by Jaie Obillo 2 min read
In the early 80’s, there was a proliferation of low fat and nonfat food items in grocery aisles that are said to keep our weights in check. We made fat the enemy. The prevailing dietary and medical advice was to stay away from fats at all cost as it will cause an expansion of our waistlines and a host of other problems - until now.
Now, we’re singing a different tune. Fat is no longer the evil we imagined it to be. Studies show that fat helps keep us full and helps our bodies absorb more vitamins and minerals.
Not all fats are created equal. The unsaturated, specifically monounsaturated fats and polyunsaturated fats found in foods like: olive oil, safflower oil, peanut oil and corn oil are potentially helpful dietary fats. They remain liquid at room temperature as opposed to saturated fats and trans fats that are solid at room temperature (like shortening, pork fat and stick margarine).
The fear of fat has been debunked. But of course it would be wise to eat just a healthy amount. The age old adage applies: everything in moderation.
Now let’s talk about full fat milk versus low fat or nonfat milk. Which is healthier? To answer that let’s take a look at how low fat milk is made. To reduce the fat in whole milk, it is placed into a machine that spins out the fat globules. These fat globules are then taken out or “skimmed” out to reduce the fat in full fat milk. Since low fat milk has less dairy fat in it, it doesn’t keep you as satiated for longer compared to full fat milk. Fatty foods take longer to break down inside your stomach, so products with some natural fat will likely keep you full for longer.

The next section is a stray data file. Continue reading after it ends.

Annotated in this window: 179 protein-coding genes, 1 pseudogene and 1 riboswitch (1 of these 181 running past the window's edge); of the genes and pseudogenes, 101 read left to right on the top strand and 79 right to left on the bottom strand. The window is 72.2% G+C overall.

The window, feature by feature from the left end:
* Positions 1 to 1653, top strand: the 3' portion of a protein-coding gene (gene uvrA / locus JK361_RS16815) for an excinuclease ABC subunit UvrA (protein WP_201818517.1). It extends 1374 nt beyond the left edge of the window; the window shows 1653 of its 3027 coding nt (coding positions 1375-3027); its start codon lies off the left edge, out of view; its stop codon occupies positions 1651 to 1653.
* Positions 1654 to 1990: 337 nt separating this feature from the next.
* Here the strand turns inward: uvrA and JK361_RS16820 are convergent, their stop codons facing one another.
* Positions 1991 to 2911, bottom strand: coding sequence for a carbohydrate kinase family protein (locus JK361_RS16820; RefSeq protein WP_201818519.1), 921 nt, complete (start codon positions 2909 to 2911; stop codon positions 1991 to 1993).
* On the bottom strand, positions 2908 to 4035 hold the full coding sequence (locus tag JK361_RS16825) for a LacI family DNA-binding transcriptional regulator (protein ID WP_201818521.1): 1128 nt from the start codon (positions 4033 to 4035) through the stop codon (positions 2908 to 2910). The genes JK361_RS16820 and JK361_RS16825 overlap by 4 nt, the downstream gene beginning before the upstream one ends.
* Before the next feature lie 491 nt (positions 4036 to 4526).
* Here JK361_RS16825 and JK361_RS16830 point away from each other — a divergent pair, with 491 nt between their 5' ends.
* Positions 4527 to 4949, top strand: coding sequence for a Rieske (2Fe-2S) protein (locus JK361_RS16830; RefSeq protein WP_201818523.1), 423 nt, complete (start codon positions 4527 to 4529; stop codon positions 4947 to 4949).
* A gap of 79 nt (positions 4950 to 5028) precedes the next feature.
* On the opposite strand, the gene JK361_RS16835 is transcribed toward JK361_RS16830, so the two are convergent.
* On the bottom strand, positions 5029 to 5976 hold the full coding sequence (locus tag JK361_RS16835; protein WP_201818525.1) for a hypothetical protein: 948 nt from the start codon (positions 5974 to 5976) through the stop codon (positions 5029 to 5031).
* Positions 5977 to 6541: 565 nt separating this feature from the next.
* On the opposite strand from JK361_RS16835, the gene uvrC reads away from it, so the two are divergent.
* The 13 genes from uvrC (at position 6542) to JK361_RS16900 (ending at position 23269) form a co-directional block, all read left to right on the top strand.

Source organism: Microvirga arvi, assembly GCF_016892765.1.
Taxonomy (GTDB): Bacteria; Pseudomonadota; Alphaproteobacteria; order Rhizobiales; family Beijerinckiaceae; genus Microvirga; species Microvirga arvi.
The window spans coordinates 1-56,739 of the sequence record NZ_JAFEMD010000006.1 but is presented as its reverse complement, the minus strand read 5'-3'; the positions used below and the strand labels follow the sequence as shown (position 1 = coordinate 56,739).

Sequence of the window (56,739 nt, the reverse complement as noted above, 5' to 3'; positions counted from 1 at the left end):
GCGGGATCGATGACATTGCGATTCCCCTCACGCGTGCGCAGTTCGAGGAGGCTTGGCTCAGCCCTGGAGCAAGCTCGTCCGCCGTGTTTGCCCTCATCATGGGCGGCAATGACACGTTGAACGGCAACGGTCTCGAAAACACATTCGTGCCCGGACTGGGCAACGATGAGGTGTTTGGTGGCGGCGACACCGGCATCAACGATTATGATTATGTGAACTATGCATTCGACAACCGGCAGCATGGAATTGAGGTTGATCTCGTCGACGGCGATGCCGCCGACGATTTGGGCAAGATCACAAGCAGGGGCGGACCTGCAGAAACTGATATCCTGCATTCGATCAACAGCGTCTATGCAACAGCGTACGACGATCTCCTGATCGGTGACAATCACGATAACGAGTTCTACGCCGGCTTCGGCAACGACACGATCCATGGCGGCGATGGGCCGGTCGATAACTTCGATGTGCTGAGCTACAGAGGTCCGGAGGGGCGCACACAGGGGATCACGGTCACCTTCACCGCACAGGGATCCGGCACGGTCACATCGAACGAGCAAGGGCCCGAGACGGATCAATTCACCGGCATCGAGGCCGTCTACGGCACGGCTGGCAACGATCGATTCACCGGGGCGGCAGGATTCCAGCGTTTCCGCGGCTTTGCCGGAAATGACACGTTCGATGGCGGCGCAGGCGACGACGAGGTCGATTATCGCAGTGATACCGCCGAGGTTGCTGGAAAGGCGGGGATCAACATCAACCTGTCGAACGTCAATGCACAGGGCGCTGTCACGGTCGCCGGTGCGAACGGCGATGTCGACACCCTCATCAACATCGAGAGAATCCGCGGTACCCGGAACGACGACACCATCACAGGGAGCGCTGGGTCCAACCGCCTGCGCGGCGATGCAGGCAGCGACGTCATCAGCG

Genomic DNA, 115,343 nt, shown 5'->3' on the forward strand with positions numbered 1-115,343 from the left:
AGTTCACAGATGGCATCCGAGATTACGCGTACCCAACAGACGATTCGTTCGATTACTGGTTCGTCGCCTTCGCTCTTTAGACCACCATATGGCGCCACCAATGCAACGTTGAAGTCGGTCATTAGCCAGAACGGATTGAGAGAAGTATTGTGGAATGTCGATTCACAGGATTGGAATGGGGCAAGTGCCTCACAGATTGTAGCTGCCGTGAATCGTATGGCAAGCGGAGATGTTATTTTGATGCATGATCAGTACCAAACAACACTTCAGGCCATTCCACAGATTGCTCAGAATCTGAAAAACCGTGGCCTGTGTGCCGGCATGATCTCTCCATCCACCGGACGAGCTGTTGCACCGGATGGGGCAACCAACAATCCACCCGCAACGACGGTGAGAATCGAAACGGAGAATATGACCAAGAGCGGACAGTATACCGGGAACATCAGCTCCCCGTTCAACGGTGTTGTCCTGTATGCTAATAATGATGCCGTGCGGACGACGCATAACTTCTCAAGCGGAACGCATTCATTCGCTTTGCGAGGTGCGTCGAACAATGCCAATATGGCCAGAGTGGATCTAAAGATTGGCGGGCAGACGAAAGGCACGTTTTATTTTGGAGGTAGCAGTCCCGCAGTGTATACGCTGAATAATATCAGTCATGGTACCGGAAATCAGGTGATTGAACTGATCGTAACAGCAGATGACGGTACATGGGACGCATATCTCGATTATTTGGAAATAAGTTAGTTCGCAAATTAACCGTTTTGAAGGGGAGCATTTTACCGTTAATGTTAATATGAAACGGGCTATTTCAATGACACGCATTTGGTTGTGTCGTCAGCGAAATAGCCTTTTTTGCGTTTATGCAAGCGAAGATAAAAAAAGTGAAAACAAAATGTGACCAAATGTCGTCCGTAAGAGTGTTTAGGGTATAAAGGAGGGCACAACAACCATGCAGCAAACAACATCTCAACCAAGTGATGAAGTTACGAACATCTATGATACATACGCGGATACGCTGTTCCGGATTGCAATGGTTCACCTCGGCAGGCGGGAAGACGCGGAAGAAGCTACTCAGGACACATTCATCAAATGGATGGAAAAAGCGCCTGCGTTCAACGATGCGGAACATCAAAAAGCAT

Fats in dairy are complex and contain more than 400 fatty acids. Some of these (along with vitamins and minerals) are lost when the fat content of whole milk is reduced. To keep the nutrients that are lost in the “skimming” process, low fat milk is fortified with nutrients. But that’s not the only thing that gets added in - sugar is also added to give it more flavour.
We really shouldn’t shy away from fat, especially if it comes from a natural source such as whole milk. Fat is a stable source of energy, and, unlike sugar, it won't necessarily make you fat. What we should really be careful about is the amount of sugar we incorporate in our diets. So go ahead and drink a small glass of full fat milk. Remember that variety and healthy balance is the key to a good diet.
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